On the political front, the Prime Minister has been remarkably successful. The results from Maharashtra and Haryana prove that he has lost none of his appeal, but in the end what will bring real ‘parivartan’ are his policies in the economic and social sectors. The two are closely linked. I do not usually quote other people to make my point, but cannot find words more appropriate this time than those of Kemal Ataturk from 1923 when he was rebuilding Turkey from the ruins of the Ottomon Empire — “No matter how great they are, political and military victories cannot endure unless they are crowned by economic triumphs”.

The Prime Minister should remember them because, in more senses than one, he is trying to rebuild India from the ruins of a socialist empire that in its fashion was as feudal as empires ruled by kings. The task is difficult, so tweaking will not do.

Follow Tavleen Singh on Twitter @ tavleen_singh

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  1. K
    KrishnaBhagawan
    Oct 26, 2014 at 11:52 am
    We need a FM who is an outsider to the delhi club.
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    1. C
      Cruz Ader
      Oct 26, 2014 at 12:07 pm
      The new economic growth rate.. but not Hindu rate of growth!! you seem to have clearly copy pasted this article from somewhere.
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        DA
        Oct 26, 2014 at 3:37 pm
        I do think the PM, FM and nearly everyone except the RSS "swadeshi" installs in the cabinet will agree with every word Ms. Singh has to say. Except that laws ped by parliament cannot be repealed without a parliamentary majority. The BJP lacks that in the other house.There's many a way to cirvent that (joint sessions, for one), but none is elegant. And none of those will escape scathing criticism along the lines of "destroying democracy" and so forth.A majority is needed in the Rajya Sabha, for which a majority is needed in the states. I think the PM has his priorities right. It's the path of hard slog, but it's also sustainable in the long run. The PM wouldn't want his tenure to be tainted by accusation of short-circuiting the due democratic process.Also, we have to remember that we have a Nehruvian Socialist of the retroactive taxation fame in the Rasthrapati Bhavan. Some realism, and patience, is called for. I do not think Ms. Singh will doubt that the PM has his intentions right.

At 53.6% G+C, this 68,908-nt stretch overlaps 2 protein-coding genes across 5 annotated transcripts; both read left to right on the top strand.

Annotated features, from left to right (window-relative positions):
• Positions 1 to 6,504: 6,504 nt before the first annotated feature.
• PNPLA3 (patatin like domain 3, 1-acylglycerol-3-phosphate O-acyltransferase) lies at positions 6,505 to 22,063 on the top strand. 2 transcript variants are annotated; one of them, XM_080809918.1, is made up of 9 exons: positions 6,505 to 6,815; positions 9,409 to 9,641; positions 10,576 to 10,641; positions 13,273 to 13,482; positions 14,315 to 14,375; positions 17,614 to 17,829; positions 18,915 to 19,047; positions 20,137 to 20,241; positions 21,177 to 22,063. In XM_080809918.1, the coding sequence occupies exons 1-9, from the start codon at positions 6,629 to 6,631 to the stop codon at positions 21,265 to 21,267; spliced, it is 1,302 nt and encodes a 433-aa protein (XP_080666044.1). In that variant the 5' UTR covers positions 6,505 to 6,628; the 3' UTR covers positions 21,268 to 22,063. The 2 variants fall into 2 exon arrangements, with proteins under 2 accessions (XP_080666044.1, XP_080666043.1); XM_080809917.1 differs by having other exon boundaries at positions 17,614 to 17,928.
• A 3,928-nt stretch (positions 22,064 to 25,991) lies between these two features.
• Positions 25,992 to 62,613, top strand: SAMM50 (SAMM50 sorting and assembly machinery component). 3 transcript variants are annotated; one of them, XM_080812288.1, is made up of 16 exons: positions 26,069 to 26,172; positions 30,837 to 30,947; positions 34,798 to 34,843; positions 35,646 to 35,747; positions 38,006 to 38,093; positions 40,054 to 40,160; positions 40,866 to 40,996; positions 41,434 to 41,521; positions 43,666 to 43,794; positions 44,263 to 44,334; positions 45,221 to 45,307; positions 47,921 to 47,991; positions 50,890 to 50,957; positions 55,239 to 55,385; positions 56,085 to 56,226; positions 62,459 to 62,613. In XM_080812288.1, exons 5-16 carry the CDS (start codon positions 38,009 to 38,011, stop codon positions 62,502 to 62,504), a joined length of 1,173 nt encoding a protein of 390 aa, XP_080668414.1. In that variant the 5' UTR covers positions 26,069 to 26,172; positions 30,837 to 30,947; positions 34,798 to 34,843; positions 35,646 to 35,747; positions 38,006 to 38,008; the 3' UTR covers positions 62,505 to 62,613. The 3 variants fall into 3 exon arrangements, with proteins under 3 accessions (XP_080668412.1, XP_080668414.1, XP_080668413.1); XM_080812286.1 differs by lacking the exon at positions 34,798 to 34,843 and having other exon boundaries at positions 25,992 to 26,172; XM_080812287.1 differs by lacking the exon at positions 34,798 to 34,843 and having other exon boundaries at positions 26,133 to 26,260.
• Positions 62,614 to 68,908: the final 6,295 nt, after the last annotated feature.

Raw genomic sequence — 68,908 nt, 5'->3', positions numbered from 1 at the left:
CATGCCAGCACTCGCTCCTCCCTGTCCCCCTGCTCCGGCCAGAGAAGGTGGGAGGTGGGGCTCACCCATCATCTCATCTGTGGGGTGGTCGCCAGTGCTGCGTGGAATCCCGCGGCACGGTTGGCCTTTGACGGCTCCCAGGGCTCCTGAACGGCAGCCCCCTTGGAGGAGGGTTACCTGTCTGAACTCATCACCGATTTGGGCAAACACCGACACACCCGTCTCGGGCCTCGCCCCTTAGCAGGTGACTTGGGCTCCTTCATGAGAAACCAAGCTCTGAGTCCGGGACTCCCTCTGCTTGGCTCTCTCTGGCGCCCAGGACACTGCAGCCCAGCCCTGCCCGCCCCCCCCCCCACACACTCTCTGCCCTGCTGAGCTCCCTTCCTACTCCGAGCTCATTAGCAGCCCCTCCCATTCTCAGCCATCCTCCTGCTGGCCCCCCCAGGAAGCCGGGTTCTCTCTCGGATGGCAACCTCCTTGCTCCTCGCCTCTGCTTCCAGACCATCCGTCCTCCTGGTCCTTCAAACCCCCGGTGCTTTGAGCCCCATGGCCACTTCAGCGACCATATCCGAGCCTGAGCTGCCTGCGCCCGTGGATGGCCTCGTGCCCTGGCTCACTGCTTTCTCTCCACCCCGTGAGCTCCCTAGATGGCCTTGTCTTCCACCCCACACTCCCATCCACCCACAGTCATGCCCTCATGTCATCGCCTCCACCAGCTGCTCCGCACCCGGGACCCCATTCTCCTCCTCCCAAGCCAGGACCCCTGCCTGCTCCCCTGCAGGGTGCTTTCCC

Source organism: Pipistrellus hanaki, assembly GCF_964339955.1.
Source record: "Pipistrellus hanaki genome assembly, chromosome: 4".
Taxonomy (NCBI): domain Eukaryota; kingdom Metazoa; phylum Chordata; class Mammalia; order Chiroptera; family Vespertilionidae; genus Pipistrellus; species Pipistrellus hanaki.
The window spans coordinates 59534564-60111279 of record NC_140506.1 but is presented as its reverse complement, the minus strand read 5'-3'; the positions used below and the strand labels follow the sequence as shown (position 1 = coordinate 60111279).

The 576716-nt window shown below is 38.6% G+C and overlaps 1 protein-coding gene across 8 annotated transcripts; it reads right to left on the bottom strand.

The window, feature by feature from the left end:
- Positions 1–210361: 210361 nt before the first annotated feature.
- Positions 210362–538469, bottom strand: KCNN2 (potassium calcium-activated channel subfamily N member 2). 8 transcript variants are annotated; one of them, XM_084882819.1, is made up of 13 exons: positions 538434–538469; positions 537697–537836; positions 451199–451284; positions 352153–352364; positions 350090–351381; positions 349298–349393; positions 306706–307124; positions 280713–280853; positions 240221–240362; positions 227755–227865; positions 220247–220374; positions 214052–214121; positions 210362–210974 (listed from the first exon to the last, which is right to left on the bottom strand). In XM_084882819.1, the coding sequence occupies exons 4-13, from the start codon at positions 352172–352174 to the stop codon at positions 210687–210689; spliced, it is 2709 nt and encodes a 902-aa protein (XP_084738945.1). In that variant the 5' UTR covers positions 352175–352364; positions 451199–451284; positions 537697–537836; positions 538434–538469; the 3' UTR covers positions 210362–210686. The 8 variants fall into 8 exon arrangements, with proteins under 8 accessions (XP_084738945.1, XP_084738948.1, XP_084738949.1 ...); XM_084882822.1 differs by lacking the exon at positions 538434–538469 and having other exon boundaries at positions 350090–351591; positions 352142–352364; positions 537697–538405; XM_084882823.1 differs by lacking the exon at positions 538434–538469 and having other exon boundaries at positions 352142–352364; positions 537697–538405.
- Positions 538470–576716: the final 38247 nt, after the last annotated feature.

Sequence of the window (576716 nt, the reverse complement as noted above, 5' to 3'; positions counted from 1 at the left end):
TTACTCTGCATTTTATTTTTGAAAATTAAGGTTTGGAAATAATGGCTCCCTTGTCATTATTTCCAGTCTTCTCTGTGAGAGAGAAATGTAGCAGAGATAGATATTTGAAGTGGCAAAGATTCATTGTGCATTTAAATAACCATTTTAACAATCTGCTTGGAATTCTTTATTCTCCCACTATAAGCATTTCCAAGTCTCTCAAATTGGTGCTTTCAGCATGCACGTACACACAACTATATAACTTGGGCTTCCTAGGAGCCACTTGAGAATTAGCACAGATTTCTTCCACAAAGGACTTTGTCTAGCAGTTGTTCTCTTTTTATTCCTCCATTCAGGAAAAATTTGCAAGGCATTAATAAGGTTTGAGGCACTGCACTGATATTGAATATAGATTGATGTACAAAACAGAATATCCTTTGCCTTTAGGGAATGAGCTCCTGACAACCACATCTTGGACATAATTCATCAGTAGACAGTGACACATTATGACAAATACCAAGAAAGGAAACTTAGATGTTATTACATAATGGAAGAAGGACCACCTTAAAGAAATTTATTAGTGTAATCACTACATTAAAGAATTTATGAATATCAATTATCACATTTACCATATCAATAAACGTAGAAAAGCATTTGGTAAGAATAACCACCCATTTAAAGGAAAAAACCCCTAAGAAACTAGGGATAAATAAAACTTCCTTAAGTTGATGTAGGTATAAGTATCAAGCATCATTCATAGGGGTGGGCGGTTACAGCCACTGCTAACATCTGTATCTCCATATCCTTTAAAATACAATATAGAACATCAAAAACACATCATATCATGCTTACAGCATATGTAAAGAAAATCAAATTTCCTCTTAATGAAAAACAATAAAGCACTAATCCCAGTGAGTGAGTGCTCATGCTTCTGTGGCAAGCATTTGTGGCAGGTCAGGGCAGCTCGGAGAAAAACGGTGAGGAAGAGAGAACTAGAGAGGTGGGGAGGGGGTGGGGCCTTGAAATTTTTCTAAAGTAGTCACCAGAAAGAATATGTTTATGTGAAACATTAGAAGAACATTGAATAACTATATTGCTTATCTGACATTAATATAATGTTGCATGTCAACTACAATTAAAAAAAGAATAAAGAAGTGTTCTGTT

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        1. B
          behera
          Oct 26, 2014 at 8:02 am
          Modi's ministers are so weak by the design that they might be awaiting for his direction. As you said our education & health care needs urgent attention by Govt. Both the ministers are thoughtless. Blind privatization who in India runs in the principle of maximizing profit without creating value for the customers (even in health & education sector as well) will have dangerous consequences in India. Poor people's gradual but systematic elevation from poverty with thoughtful govt support system is key for peaceful and sustainable development in India. We want labour reform but ensure that no exploitation of them like China and Bangladesh where 100s die everyday. We pay taxes on par with developed countries. Corruption takes it away. We have roads but no good system to follow or enforce. We have big business houses who spend very little in R&D. They take consumers for granted. We have local govts who works on the basis of caste, community even in race for creating personal wealth in huge amount to secure exercising power.
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            dsylexic
            Oct 31, 2014 at 2:51 pm
            "Blind privatization who in India runs in the principle of maximizing profit without creating value for the customers (even in health & education sector as well) will have dangerous consequences in India." -explain which other country has done this and suffered? Estonia did this and prospered